Observation made by Chief Justice of India Dipak Misra in the ongoing hearing of curative petitions to quash Section 377 of the IPC which criminalises "consensual acts of adults in private", have given hope to the LGBTQ community. Hearing arguments by counsels on the second day of hearing, Misra observed, "Once the court decriminalises Section 377, then the discrimination faced by the LGBT community in employment or choosing any vocation will vanish. After the decriminalisation of Section 377, the LGBT community members can freely contest elections without inhibitions. This will help to awaken the society and help the LGBT community to live life to the fullest."
One of the observations made by the top court said, "Section 377 is the infrastructure for denying rights. Once it falls, other rights will be realised".
The Centre on Wednesday left it to the Supreme Court's "wisdom" to test the constitutional validity of Section 377, but urged it not to deal with issues like gay marriages, adoption and ancillary civil rights of LGBTQ. A five-judge constitution bench headed by Misra, which is hearing a clutch of petitions seeking de-criminalisation of the 158-year-old colonial law, told the Centre that it was not "considering all these issues".
"We are not considering all these issues. One cannot judge these issues in vacuum ... we will not give any ruling on the corollary rights of LGBTQ community, relating to their marriage or other ancillary civil rights," the bench, which also comprised Justices R F Nariman, A M Khanwilkar, D Y Chandrachud and Indu Malhotra, said.
Justice Chandrachud also observed that "We do not want a situation where two homosexuals enjoying a walk on the Marine Drive (in Mumbai) should be disturbed by the police and charged under section 377."
The observations came when Additional Solicitor General Tushar Mehta, representing the Centre, submitted the government's stand that so far as the constitutional validity of Section 377, to the extent it applies to 'consensual acts of adults in private', was concerned, it would leave the question to the wisdom of the court. He also urged it not to widen the scope of the hearing to issues like gay marriages, adoption and inheritance.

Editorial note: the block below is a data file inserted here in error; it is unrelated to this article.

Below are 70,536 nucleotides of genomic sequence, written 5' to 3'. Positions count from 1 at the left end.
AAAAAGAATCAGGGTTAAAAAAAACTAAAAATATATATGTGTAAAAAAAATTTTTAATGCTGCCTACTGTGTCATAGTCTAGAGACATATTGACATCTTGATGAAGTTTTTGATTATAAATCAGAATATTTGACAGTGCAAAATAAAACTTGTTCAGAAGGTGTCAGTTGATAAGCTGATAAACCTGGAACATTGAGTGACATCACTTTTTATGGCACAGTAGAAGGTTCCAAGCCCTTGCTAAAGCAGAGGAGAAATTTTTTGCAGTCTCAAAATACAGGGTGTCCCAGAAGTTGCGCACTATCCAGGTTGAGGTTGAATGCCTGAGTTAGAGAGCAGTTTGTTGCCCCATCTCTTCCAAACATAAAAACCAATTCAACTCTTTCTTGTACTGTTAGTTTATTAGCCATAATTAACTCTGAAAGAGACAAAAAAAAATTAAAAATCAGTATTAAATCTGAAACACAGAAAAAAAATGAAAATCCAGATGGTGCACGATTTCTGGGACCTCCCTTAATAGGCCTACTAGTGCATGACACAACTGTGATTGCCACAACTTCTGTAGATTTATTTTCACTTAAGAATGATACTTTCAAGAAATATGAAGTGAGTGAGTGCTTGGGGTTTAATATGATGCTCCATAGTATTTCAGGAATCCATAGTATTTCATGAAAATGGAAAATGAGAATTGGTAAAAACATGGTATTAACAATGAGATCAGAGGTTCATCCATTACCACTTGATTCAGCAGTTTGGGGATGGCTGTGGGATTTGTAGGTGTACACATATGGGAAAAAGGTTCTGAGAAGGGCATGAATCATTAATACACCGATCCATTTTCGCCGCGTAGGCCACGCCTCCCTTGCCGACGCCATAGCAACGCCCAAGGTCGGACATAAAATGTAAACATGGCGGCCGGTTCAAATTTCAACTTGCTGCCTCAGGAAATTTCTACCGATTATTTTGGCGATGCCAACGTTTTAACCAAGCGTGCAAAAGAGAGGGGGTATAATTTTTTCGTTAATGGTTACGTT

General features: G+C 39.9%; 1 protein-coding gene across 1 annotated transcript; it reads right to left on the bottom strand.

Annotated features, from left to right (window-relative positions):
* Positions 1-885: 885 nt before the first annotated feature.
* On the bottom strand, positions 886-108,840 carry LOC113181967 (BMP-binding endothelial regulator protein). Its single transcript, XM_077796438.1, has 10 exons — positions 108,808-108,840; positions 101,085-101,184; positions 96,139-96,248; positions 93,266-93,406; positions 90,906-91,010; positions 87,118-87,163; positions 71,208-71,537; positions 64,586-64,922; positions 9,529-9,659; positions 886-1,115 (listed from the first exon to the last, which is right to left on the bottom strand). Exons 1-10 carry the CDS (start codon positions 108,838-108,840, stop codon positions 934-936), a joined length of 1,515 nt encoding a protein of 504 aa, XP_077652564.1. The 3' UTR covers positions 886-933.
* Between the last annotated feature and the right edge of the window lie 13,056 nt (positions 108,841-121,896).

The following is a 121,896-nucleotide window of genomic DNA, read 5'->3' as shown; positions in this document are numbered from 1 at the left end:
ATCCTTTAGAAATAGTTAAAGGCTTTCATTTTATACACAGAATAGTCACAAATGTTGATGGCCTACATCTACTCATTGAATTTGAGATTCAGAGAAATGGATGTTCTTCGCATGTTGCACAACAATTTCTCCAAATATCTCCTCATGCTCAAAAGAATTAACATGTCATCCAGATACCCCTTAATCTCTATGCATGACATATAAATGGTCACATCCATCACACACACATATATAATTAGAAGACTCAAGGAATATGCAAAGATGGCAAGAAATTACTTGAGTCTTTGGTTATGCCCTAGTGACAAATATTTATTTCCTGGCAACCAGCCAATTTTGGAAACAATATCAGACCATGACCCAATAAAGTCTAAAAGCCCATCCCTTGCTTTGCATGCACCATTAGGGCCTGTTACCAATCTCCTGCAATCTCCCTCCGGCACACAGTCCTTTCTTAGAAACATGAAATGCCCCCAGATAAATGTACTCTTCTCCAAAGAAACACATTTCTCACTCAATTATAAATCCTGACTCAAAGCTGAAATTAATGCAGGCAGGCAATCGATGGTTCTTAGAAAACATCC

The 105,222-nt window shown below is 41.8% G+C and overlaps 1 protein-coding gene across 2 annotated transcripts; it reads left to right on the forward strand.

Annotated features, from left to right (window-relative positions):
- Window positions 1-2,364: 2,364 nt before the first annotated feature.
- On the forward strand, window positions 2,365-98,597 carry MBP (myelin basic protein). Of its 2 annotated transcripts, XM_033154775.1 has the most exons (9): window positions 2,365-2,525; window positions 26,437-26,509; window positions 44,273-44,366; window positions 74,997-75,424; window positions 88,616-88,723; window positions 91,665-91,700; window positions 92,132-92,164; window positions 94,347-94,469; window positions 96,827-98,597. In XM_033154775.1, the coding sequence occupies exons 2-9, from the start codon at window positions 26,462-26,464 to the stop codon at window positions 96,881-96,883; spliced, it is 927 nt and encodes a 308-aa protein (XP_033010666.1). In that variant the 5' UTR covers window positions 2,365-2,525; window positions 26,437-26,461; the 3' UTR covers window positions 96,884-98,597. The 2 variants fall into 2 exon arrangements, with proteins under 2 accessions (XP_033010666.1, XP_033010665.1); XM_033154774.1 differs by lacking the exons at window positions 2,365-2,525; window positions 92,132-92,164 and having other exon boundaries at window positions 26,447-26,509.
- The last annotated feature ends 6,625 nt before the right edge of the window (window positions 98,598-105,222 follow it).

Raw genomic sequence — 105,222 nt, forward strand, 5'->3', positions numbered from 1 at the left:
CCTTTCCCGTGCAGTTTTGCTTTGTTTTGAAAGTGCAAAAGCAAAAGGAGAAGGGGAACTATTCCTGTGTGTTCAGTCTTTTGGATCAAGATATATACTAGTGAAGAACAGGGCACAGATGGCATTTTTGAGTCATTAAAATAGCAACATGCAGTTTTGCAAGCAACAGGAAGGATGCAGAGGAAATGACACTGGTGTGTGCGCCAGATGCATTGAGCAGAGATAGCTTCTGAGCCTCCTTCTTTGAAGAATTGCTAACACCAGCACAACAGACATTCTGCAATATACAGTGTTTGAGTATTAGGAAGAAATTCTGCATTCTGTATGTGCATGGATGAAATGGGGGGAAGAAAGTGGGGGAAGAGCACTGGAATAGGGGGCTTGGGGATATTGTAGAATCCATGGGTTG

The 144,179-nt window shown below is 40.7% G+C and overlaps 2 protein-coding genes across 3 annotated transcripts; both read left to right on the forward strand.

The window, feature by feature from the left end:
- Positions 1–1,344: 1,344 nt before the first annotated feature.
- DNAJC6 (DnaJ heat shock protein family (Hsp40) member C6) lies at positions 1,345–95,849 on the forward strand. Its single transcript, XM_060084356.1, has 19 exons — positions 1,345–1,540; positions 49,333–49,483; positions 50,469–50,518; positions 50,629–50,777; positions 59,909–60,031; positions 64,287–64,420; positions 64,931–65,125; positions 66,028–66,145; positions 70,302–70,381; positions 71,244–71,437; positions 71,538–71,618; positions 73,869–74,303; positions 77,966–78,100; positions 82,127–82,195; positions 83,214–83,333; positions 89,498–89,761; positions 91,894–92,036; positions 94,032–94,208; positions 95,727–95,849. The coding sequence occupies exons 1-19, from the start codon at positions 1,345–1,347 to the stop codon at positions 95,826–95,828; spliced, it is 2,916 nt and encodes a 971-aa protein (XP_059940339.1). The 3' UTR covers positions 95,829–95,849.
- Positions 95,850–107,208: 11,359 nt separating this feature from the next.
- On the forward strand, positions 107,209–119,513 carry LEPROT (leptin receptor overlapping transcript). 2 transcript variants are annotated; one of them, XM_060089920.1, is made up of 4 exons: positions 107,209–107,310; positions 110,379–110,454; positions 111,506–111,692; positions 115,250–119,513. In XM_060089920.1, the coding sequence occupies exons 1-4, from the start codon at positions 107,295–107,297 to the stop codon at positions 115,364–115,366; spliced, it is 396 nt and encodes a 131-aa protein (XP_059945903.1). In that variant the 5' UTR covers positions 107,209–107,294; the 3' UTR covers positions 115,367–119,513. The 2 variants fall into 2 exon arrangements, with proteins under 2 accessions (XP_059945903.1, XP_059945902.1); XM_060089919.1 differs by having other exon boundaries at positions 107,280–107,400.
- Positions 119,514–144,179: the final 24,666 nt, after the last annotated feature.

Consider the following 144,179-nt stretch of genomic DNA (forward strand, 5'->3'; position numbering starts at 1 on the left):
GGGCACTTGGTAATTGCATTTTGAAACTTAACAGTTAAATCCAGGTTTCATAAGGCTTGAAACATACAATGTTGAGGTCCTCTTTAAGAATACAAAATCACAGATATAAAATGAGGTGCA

The law officer gave an illustration and said if the right to choose a sex partner was recognised as a fundamental right, then somebody may come up and say that he or she wanted to marry a sibling, which would be contrary to the laws governing marriages.
The bench said it would test the validity of the law in relation to the consensual sexual acts of two adults and if it decided to strike down the penal provision, then it would remove "ancillary disqualification" of LGBTQ community members which can join the services, contest elections or form associations.
"A declaration that this relationship is constitutional will remove the 'ancillary disqualification' for people joining services and contesting elections. It will no longer be seen as moral turpitude," the bench said, adding that a law criminalising such a relationship was an example of "social disdain".
The bench said a declaration that the penal provision was invalid would help "awakening in the society and help LGBTQ community to live life to the fullest".
It said that the penal provision has a "chilling effect" not only on public services but also private employment.
"We do not want a situation where two homosexuals enjoying a walk on Marine Drive should be disturbed by the police and charged under section 377," Justice Chandrachud said, adding that the court has to deal with a particular kind of relationship between adults and the question whether it can be brought under the ambit of Article 21 (Right to life and liberty) of the Constitution.
Section 377 refers to 'unnatural offences' and says whoever voluntarily has carnal intercourse against the order of nature with any man, woman or animal, shall be punished with imprisonment for life, or with imprisonment of either description for a term which may extend to 10 years, and shall also be liable to pay a fine.
At the outset, the law officer made clear the Centre's stand and said the government would not contest if the court dealt with the constitutional validity of Section 377, to the extent it applies to 'consensual acts of adults in private'.
"If this Court is pleased to decide to examine any other question other than the constitutional validity of Section 377 of the Indian Penal Code, or to construe any other right in favour of or in respect of LGBTQ, the Union of India would like to file its detailed affidavit in reply," the ASG said.
He then referred to the affidavit of the Centre and said many laws dealing with marriages, inheritance, adoption would be affected if the court widened the scope of the hearing.
Consideration of any other issue "would have far-reaching and wide ramifications under various other laws and will also have consequences which are neither contemplated in the reference, nor required to be answered by this Bench," he said.
The Centre will have to file its response after wider consultations in case the scope of the hearing widens, the ASG said.
The hearing in the matter remained inconclusive and would resume tomorrow.
The apex court on Tuesday had commenced the crucial hearing on a clutch of petitions seeking decriminalisation of consensual sex between two adults of the same gender. The top court had in 2013 restored sexual relationship between persons of the same sex as a criminal offence by setting aside a 2009 Delhi High Court judgement that had held as unconstitutional section 377 of the IPC, which makes such actions between two consenting adults of same sex as a penal offence.
With inputs from agencies
Updated Date: Jul 12, 2018 11:25 AM